WASHINGTON - BlueCross BlueShield of Illinois, a division of Health Care Service Corporation, has agreed to pay the United States and the state of Illinois $25 million to settle False Claims Act allegations, the Justice Department announced today. The settlement resolves claims by the United States that BlueCross BlueShield of Illinois wrongly terminated insurance coverage for private duty skilled nursing care for medically fragile, technologically dependent children, in order to shift the costs of such care to the Medicaid program. Medicaid funds a special program designed to provide home care for children at risk of institutionalization.
As a result, children whose specialized care should have been covered by BlueCross BlueShield of Illinois under the terms of existing insurance policies, were shifted to the government-funded Home and Community Based Services Medicaid program, operated by the Illinois Division of Specialized Care for Children under an agreement with the Illinois Department of Healthcare and Family Services. As a result, Medicaid spent millions of dollars providing care that should have been paid for by private insurance.
The settlement resolves claims that BlueCross BlueShield of Illinois denied patient claims based on internal, undisclosed guidelines that were more restrictive than the language provided to beneficiaries in plan policy materials. Additionally, the government alleged that BlueCross BlueShield of Illinois improperly told policy holders that children were not covered for private duty nursing during the claims review process sought after initial denials.
Under the agreement, BlueCross BlueShield of Illinois will pay $14.25 million to the state of Illinois and $9.5 million to the United States. The company will also pay $1.25 million to Illinois for allegations under the state consumer fraud statute.
“It is appalling for a major insurance company to terminate medical services coverage for sick children in need just to boost their bottom line at taxpayers’ expense, as we’ve alleged here,” said Tony West, Assistant Attorney General for the Justice Department’s Civil Division. “When private insurance companies improperly force patients to turn to Medicaid for medical coverage those companies should be providing, we will hold them accountable.”
“The case filed today is a good example of this office's ongoing commitment to combat health care fraud, said Patrick J. Fitzgerald, U.S. Attorney for the Northern District of Illinois. We will make all efforts to return money to the federal Medicaid program as well as to the Illinois Medicaid program.”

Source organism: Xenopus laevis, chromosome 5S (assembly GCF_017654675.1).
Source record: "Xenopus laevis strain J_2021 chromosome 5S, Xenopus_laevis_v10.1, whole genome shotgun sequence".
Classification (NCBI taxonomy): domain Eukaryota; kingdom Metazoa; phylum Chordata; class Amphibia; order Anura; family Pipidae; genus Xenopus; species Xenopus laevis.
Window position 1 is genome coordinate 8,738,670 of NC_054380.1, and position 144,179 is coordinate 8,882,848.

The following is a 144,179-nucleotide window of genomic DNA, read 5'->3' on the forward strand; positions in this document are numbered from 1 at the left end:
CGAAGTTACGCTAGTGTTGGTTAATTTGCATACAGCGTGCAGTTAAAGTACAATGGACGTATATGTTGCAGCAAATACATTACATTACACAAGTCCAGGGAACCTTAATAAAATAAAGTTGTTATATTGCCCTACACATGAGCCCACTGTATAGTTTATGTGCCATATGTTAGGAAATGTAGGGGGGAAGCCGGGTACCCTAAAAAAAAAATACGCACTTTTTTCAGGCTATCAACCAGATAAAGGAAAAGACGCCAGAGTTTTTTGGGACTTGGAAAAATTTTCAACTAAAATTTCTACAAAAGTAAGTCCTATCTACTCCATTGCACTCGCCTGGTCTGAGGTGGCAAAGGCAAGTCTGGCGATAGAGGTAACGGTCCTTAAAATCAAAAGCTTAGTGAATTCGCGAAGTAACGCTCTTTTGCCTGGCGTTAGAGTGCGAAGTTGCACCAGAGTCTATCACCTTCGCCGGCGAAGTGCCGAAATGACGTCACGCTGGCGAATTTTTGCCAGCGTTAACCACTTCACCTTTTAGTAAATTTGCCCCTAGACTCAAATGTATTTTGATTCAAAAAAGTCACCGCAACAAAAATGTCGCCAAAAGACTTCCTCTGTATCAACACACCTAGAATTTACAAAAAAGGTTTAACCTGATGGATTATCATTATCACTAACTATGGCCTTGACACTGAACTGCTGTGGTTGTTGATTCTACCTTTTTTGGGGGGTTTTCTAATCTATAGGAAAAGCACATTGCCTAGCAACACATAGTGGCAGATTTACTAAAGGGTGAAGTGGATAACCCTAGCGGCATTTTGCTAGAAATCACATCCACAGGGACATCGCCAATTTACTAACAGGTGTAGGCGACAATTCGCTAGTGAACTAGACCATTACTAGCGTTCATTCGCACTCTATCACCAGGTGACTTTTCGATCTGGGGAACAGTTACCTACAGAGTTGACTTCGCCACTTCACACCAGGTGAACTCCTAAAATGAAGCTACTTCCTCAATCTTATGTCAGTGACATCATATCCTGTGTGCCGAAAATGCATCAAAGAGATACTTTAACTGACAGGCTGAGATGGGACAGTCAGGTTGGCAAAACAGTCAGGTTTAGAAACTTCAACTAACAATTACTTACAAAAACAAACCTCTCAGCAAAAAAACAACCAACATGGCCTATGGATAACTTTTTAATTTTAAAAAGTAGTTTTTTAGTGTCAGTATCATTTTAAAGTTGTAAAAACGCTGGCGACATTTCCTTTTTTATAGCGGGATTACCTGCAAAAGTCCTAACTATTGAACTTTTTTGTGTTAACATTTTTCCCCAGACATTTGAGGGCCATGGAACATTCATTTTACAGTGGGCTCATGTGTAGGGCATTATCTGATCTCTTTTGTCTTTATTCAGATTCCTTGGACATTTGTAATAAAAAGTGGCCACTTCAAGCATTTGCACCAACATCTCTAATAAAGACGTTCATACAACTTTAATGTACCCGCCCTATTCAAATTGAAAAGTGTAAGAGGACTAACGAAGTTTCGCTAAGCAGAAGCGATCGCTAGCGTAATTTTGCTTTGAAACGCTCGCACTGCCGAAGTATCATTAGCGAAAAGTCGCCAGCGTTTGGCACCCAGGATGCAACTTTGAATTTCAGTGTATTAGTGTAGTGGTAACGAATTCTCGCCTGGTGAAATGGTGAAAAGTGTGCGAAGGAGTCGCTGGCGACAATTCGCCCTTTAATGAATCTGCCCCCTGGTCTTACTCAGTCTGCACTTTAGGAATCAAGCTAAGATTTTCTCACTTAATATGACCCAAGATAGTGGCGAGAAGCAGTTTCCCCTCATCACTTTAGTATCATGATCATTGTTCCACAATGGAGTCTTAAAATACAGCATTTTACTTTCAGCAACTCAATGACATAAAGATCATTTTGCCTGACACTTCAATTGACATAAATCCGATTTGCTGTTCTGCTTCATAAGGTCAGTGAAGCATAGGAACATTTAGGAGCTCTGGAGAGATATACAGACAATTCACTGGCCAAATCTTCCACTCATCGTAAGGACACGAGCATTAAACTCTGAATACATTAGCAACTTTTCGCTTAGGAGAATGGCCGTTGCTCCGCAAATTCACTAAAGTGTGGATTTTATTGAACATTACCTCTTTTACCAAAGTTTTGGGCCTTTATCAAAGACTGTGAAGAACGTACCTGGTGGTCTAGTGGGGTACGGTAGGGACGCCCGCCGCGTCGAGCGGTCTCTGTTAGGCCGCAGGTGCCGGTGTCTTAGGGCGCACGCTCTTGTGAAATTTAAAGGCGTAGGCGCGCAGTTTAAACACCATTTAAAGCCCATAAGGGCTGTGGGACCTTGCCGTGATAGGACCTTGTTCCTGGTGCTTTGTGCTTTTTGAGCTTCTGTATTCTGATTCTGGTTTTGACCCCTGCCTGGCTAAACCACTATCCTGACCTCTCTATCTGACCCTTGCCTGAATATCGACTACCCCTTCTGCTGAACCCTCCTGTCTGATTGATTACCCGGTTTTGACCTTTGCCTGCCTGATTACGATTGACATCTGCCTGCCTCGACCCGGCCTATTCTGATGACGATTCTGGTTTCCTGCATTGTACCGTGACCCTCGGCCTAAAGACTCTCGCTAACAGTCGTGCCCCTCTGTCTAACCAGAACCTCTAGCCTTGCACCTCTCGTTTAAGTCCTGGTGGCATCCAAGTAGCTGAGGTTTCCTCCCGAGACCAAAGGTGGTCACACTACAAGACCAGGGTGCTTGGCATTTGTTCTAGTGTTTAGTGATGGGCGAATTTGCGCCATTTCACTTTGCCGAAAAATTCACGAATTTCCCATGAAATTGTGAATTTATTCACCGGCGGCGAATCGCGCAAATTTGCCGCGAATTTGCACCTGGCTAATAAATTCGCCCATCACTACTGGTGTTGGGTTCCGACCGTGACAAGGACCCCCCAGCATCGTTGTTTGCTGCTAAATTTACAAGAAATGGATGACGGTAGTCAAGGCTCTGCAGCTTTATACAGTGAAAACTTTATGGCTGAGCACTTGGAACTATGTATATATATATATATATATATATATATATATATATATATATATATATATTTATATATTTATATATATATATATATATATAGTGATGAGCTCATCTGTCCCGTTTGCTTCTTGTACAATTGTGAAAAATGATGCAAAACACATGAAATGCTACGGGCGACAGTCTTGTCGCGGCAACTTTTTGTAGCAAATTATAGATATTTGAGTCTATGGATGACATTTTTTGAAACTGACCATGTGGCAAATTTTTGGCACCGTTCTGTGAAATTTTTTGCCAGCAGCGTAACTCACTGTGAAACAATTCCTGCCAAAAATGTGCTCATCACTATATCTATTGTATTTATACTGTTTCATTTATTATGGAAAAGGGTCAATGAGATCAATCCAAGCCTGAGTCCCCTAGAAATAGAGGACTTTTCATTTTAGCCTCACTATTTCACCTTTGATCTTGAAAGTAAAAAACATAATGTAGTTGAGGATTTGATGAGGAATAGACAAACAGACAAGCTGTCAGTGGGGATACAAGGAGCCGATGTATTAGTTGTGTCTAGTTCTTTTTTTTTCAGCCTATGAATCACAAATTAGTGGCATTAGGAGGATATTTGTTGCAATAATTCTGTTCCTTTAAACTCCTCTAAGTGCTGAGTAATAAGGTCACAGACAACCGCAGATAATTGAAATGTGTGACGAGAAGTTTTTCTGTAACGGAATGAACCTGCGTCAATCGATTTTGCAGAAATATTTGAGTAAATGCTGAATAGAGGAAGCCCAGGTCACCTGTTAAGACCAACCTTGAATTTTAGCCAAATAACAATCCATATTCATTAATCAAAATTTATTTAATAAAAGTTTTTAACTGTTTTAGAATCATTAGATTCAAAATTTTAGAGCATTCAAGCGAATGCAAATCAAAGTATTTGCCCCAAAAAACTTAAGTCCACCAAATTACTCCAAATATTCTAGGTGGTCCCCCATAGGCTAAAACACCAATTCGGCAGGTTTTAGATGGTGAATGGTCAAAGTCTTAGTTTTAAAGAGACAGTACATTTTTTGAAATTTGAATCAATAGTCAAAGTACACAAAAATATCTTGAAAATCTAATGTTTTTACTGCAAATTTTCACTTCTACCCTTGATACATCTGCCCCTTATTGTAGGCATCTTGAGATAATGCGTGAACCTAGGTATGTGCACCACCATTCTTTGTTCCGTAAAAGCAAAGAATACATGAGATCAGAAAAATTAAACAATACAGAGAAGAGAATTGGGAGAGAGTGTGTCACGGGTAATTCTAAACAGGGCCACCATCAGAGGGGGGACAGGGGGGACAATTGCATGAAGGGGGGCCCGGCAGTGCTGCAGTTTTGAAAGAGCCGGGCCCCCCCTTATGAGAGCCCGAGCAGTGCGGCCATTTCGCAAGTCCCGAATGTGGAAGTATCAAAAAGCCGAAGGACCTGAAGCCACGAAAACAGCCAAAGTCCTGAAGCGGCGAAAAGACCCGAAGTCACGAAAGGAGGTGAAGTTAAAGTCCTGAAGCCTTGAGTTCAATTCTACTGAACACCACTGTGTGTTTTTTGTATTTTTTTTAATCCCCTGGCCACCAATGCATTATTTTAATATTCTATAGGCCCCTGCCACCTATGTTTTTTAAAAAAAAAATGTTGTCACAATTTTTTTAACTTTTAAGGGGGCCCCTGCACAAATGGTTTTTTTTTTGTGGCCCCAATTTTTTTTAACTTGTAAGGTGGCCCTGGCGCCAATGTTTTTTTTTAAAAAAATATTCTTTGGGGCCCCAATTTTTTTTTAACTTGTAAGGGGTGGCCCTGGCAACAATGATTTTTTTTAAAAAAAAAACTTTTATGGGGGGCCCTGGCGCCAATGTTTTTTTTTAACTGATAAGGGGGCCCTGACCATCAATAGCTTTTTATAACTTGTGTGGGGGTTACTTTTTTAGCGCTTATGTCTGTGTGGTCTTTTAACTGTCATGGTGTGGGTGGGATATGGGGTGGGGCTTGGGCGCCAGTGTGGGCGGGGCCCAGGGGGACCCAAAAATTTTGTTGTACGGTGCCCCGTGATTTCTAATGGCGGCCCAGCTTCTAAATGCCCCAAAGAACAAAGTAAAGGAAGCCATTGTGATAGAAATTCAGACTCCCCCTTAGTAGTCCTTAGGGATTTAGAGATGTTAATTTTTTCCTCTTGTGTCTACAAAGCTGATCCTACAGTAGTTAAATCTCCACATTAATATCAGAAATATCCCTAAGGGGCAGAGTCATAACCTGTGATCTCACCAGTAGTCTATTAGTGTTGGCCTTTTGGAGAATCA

The case was handled by the Justice Department’s Civil Division, the U.S. Attorney’s Office for the Northern District of Illinois and the Office of Inspector General of the Department of Health and Human Services (OIG-HHS).
“Private insurance companies that deny properly payable claims in order to inappropriately shift costs to federal health care programs -- as BC/BS of IL is alleged to have done – will be held accountable,” said Daniel R. Levinson, Inspector General of the Department of Health & Human Services. “OIG, along with our federal and state partners, will continue to protect patients and taxpayers by prosecuting those behind these schemes."
This resolution is part of the government’s emphasis on combating health care fraud and another step for the Health Care Fraud Prevention and Enforcement Action Team (HEAT) initiative, which was announced by Attorney General Eric Holder and Kathleen Sebelius, Secretary of the Department of Health and Human Services in May 2009. The partnership between the two departments has focused efforts to reduce and prevent Medicare and Medicaid financial fraud through enhanced cooperation. One of the most powerful tools in that effort is the False Claims Act, which the Justice Department has used to recover more than $5.5 billion since January 2009 in cases involving fraud against federal health care programs. The Justice Department’s total recoveries in False Claims Act cases since January 2009 are nearly $7 billion.